(Reuters) - Two teams that know the peaks and valleys of the National Football League all too well clash on Saturday when the Kansas City Chiefs visit the Indianapolis Colts for a wild-card showdown.
The Chiefs, one year removed from a two-win campaign, are the Cinderella story of this NFL season after opening with nine straight victories and clinching their first playoff spot in four years.
A season ago it was the Colts who reached the playoffs one year after going a dismal 2-14.
But the clock will strike midnight for one team on Saturday in Indianapolis where the AFC South champion Colts (11-5) will host the wild card Chiefs (11-5).
“Any time you can be a part of the turnaround, it’s a special feeling,” said Chiefs quarterback Alex Smith. “These guys have worked hard and deserve a ton of credit.
“It’s special to be a part of this.”
The Chiefs, seeking their first playoff win in 20 years, can attribute their revival to head coach Andy Reid, who arrived after being fired by the Philadelphia Eagles, and hard luck quarterback Smith.
Smith, the top pick in the 2005 draft, was never able to silence critics during seven turbulent years with San Francisco before finally losing his starting job to backup Colin Kaepernick midway through last season.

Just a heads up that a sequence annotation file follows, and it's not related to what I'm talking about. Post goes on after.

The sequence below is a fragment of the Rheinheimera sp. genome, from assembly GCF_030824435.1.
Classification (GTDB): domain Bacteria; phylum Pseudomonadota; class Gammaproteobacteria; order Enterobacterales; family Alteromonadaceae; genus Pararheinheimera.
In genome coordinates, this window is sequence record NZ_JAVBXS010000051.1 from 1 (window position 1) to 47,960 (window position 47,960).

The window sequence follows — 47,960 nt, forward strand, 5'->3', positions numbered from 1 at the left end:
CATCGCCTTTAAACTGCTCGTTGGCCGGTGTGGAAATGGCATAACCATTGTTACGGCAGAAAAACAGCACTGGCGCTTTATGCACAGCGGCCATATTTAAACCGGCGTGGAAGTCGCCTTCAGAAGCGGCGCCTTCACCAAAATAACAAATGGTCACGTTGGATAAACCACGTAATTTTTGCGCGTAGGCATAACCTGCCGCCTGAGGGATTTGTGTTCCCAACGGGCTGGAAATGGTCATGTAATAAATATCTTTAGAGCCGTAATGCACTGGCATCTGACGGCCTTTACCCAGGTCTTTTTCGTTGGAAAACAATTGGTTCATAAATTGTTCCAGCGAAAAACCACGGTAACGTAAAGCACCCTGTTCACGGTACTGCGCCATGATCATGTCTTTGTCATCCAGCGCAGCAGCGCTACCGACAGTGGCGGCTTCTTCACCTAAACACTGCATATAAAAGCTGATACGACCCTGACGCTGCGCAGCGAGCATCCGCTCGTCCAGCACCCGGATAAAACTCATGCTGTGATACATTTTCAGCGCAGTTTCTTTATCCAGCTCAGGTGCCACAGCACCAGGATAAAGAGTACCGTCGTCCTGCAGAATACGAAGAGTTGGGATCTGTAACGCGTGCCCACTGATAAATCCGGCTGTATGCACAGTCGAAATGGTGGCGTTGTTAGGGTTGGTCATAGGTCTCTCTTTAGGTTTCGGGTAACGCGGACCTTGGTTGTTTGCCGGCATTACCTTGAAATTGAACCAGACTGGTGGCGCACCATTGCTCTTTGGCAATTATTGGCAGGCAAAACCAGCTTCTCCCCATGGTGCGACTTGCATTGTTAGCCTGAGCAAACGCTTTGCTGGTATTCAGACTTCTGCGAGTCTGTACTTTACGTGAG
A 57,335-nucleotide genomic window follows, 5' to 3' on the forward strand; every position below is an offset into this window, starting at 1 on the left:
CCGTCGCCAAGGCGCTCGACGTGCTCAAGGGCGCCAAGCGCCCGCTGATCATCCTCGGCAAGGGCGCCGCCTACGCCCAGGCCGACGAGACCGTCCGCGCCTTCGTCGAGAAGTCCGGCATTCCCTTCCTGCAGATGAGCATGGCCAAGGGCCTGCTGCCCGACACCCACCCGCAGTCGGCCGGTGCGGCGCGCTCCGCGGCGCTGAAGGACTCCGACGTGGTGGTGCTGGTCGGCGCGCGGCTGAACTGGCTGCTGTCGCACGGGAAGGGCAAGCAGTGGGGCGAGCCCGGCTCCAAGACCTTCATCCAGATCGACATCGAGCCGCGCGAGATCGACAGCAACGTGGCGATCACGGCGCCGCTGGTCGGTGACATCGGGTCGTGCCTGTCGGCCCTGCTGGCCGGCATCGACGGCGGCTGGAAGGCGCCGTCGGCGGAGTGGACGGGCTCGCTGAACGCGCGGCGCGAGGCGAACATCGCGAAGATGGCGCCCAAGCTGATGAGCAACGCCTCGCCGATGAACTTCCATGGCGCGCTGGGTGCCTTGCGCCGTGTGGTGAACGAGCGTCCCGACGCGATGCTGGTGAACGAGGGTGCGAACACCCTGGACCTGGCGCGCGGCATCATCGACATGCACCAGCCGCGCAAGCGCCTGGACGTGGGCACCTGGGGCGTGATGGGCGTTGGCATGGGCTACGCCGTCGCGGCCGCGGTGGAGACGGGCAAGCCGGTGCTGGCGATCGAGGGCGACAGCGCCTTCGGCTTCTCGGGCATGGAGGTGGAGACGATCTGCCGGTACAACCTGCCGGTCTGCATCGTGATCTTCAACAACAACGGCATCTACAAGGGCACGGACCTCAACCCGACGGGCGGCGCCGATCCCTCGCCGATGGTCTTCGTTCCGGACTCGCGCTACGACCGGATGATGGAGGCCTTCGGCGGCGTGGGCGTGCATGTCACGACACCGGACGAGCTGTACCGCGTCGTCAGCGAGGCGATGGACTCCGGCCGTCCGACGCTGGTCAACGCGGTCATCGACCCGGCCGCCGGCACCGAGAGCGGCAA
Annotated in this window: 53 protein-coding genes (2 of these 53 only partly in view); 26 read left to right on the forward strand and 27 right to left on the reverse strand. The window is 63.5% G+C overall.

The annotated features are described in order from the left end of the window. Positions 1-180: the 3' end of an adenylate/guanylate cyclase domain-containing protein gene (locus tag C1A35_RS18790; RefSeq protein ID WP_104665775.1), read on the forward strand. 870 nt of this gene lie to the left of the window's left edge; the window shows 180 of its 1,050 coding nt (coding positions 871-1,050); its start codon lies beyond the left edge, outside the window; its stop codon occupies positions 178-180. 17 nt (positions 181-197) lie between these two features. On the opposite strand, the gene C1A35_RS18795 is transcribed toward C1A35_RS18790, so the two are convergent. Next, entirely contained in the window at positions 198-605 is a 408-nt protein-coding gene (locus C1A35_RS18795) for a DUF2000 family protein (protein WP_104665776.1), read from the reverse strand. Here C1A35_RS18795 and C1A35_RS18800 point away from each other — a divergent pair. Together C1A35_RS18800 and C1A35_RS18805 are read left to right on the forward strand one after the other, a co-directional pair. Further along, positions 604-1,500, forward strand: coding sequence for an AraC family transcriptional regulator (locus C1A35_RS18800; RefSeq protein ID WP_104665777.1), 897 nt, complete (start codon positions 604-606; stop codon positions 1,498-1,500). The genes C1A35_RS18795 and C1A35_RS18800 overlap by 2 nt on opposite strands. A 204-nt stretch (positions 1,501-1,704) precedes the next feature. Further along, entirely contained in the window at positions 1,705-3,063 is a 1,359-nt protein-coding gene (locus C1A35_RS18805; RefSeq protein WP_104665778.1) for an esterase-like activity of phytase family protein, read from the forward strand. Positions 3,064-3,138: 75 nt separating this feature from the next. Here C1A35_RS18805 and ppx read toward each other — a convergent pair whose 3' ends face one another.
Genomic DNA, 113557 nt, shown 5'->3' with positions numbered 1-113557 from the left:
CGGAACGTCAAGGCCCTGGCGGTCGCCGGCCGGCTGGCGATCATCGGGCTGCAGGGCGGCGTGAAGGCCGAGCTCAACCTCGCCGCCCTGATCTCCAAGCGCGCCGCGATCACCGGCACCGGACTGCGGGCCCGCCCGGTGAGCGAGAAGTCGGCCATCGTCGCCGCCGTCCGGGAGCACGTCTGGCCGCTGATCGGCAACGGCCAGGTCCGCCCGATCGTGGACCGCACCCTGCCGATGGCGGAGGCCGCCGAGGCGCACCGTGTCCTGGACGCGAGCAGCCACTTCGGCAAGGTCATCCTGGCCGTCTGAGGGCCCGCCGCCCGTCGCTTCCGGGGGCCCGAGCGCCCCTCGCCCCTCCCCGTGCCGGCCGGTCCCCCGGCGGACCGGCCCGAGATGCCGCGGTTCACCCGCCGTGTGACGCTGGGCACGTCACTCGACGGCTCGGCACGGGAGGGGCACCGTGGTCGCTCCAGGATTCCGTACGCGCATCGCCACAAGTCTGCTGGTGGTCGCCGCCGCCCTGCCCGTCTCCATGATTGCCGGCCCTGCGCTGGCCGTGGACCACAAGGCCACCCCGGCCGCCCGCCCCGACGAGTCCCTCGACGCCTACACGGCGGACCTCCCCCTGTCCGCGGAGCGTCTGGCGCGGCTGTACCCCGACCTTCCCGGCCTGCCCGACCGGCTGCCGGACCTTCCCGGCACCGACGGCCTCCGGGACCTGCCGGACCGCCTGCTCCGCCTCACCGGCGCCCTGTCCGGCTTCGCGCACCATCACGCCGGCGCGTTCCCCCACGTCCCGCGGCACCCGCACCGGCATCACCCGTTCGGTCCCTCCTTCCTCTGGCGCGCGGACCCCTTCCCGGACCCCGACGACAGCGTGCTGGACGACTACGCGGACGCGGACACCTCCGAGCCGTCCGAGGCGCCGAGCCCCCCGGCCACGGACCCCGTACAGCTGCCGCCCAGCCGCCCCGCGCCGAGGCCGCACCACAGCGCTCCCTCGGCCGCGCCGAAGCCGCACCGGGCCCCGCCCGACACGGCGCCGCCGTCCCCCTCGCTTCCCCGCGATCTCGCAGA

More steady than spectacular, Smith has never thrown for more than 3,313 yards in a season but finds ways to win, posting a sparkling 30-9-1 record over the last three years.
The Colts are also led by a top draft pick in quarterback Andrew Luck, who has had big shoes to fill after taking over for future Hall of Famer Peyton Manning.
In two seasons, Luck has guided Indianapolis to 22 wins and passed for 8,196 yards, the most ever by a player in his first two campaigns.
But while Luck has exceeded expectations the second year quarterback must still prove he can deliver when it counts most and win a playoff game.
“We know the postseason’s a whole different ball game and it’s one-and-done,” said Luck. “We’re excited about that.”
Luck, who tossed 23 touchdowns and just nine interceptions, will be wary of an opportunistic Chiefs defense that struggled late in the season but still finished with the second most takeaways (36).
The Chiefs offensive line will have to be on the lookout for Colts linebacker Robert Mathis who led the NFL with 19.5 sacks.
After a mid-season swoon that saw Indianapolis drop three-of-five contests, the Colts have found their stride and head into the playoffs riding a three-game win streak, including a 23-7 thrashing of Chiefs two weeks ago.
In contrast, following their spectacular 9-0 start the Chiefs sputtered down the home stretch losing five-of-seven including their last two.
Reporting by Steve Keating in Toronto; Editing by Frank Pingue